Changing the source material to suit the big screen does make sense. Some features of the comics could never make it onto the big screen otherwise newer potential audiences wouldn’t find the adaptations appealing. They might end up laughing it off, saying it’s too childish or ridiculous. An example would be the upcoming movie Amazing Spider-Man 2. Just Google it, and you’ll come across Jamie Foxx looking really blue. He’s playing the villain Electro who has direct control over electricity. His original costume is so outlandish that audiences probably would have thought he was a clown. So for the sake of common sense that look was abandoned. These are the kinds of adaptations that most people will agree make sense.

But then there are the adaptations which are loosely based on the source material. This is the type of film which antagonizes most fans. You can change the look of the character. Maybe even change the event which molds their personalities. But when the character is portrayed in a manner that is totally unlike the source material, it counts as a considerable loss of the original fanbase. The tragedy for fans is that in some cases these adaptations were box office smashes. The best example is probably the X-Men franchise. Good movies – but a lot of fans of the comics totally disagree. Too many of their characters were not fully portrayed and others bore little resemblance to their comic book versions. They can give you an extremely long list on what they found wrong with this movie.

The kind of adaptations that smash the box office and appease fans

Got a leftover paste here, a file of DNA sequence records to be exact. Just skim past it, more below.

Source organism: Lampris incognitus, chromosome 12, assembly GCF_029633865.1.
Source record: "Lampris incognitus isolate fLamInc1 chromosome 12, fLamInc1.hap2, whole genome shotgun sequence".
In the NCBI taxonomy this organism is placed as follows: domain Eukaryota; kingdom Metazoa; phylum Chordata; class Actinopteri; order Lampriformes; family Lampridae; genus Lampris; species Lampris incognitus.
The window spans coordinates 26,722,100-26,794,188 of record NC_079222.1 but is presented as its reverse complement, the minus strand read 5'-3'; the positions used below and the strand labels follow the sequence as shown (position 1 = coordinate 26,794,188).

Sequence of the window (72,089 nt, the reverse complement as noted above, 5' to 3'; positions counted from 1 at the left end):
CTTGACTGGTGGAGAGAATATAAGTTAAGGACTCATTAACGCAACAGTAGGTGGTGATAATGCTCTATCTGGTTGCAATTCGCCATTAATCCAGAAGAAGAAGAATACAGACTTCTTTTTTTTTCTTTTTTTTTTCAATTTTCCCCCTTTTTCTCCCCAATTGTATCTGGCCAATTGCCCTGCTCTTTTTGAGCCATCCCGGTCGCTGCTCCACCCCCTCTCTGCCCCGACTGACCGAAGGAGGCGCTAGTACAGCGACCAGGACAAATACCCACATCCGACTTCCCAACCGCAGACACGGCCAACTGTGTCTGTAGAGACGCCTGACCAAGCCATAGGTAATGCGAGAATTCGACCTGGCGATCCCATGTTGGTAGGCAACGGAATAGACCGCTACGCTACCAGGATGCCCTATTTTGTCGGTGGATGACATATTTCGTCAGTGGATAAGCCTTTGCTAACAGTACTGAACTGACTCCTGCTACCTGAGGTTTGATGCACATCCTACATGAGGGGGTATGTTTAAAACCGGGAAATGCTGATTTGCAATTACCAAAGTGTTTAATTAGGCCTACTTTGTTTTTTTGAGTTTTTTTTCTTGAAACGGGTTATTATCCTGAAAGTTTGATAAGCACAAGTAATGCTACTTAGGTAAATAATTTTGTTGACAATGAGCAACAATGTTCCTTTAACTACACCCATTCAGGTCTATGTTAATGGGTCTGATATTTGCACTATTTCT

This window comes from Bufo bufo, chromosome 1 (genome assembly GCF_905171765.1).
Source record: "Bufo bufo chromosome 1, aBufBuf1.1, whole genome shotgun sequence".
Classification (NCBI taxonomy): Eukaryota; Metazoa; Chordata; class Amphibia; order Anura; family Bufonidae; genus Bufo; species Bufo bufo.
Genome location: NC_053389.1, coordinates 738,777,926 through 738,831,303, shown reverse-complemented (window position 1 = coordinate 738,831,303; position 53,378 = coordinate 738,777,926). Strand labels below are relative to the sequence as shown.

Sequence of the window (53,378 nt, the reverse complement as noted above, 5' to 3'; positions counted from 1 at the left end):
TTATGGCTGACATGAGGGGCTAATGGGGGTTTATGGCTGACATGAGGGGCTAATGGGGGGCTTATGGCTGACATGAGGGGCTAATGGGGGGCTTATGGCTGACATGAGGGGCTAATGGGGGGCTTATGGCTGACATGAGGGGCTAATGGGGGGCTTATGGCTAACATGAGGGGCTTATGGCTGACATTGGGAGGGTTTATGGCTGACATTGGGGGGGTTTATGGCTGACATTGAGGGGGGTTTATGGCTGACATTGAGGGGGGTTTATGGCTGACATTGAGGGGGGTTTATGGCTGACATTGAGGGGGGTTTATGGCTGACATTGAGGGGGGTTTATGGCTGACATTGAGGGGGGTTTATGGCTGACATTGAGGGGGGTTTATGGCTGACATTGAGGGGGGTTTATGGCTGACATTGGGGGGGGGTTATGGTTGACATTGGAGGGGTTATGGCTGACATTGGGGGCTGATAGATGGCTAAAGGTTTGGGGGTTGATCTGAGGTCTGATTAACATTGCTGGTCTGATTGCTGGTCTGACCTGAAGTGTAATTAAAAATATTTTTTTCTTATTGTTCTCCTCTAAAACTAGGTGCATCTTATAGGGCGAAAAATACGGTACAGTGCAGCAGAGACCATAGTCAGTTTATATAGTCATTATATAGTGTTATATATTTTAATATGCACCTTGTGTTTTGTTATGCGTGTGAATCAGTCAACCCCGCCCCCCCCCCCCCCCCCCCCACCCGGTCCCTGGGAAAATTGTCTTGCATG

As a fan of some franchise, you have to be fair towards filmmakers. Your favourite comic could never make an exact transition to the big screen. The whole point of movies is to produce a film that sells well. And for some filmmakers that means not only striving to appease the original fanbase but to try and attract a new fanbase for the films.

A truly high quality movie has good acting, a cleverly constructed storyline, the right setting, and all the other elements which are necessary in making a good movie. A high quality adaptation has all these qualities, but it has a few things extra. These are the key issues:

Strong resemblance to the original characters

You can change the look of the character, don’t misunderstand. It’s inevitable at times that the look will change. Sometimes the look won’t change but that’s based on how deeply rooted it is in the character’s history. It also depends on how popular it is.

The resemblance that is especially important is the portrayal of the characters. While they should never have the same dialogue to the original characters, they should at least act in a way that is resembles the portrayal of the original character. One of the best examples is The Dark Knight. While this movie branched away from the world which exists in the original Batman comics, its realistic approach is intelligently constructed. The feature that cements it as a good adaptation is the portrayal of Batman and the Joker. Christian Bale’s performance truly captured the darkness of Batman’s character while Heath Ledger’s approach was a true reflection of the almost hilarious madness of the Joker.

Other issues inevitably come up but whether they’re really important again depends on how deeply they are entrenched in the franchise. Issues like this can refer to the abilities of characters, their nationalities, etc. But these decisions also fall into the hands of the filmmakers. Fans will just have to have faith that these movie makers will remain respectful of the original source material.

Ultimately you should just go to the movies to watch a good movie

As much as it may hurt fans, it might be better to let go of the issue of whether the adaptation is faithful to the original source material. The only issue that should concern fans is whether it’s a truly reasonable adaptation and whether it makes up a high quality movie.

Image credit: Eva Rinaldi